- Start by writing the Press Release. Nail it. The press release describes in a simple way what the product does and why it exists — what are the features and benefits. It needs to be very clear and to the point. Writing a press release up front clarifies how the world will see the product — not just how we think about it internally.
- Write a Frequently Asked Questions document. Here’s where we add meat to the skeleton provided by the press release. It includes questions that came up when we wrote the press release. You would include questions that other folks asked when you shared the press release and you include questions that define what the product is good for. You put yourself in the shoes of someone using the product and consider all the questions you would have.
- Define the customer experience. Describe in precise detail the customer experience for the different things a customer might do with the product. For products with a user interface, we would build mock ups of each screen that the customer uses. For web services, we write use cases, including code snippets, which describe ways you can imagine people using the product. The goal here is to tell stories of how a customer is solving their problems using the product.
- Write the User Manual. The user manual is what a customer will use to really find out about what the product is and how they will use it. The user manual typically has three sections, concepts, how-to, and reference, which between them tell the customer everything they need to know to use the product. For products with more than one kind of user, we write more than one user manual.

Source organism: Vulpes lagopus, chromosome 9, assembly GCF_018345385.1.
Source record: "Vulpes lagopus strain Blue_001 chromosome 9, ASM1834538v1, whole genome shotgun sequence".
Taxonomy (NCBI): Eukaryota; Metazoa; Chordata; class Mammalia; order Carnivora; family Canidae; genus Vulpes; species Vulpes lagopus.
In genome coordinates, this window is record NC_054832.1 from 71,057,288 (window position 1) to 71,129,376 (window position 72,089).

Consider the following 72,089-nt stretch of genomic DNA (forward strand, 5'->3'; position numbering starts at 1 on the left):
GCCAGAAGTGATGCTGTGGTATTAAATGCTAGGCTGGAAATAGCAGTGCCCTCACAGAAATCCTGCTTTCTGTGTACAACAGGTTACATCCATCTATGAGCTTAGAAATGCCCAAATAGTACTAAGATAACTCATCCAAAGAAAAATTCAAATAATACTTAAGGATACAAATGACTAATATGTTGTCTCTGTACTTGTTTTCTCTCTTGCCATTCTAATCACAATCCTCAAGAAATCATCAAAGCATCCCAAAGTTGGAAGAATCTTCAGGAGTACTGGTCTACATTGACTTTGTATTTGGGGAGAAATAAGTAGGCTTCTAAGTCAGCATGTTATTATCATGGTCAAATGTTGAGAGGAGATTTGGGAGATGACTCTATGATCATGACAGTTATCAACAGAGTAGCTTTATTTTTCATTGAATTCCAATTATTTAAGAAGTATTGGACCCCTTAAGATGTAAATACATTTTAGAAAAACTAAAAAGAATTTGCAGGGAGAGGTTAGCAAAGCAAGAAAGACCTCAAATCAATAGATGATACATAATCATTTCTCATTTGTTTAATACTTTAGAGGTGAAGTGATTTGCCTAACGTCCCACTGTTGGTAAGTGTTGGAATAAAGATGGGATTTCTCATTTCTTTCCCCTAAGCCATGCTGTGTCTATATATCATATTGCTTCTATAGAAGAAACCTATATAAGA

Using Lean Startup
Lean Startup by Eric Ries, a popular startup framework, has some similarities with Amazon principles. When we combine them together, we have following steps in defining objectives of product development:
- Create landing page containing information similar to Press Release, and describe the customer experience.
- Validate the product further with customer research. Use the insights to figure out the customer experience of the product. Describe it to customer in the landing page. Dropbox did this in a video. You need to figure how the product can be valuable and usable.
- Improve the landing page with FAQ and User manual after validating the product. The FAQ and USer Manual contain product requirement for engineering.
Think slower to go faster
It feels comfortable to go with objectives passed by stakeholder without reiterating them to fulfil important details. The next time you start any project, make sure to spend time on setting clear objectives before doing doing research or development of solution. My preferred ways is to practice asking following questions and redefine objectives until they check all Yes boxes:
- What does success look like?
- Can I describe the success to people outside the project team (to make sure it is understandable)?
- Is the objectives quantifiable in any measurement?
- What are the hypotheses in your objectives that I can validate?
- Are the objectives focused on something unchanged in future or might it be irrelevant soon?
- Are my customers part of the success? What do they look like when using the solution?
In the following article, I will talk about Analytical Framework in helping you measure process logically when working backwards.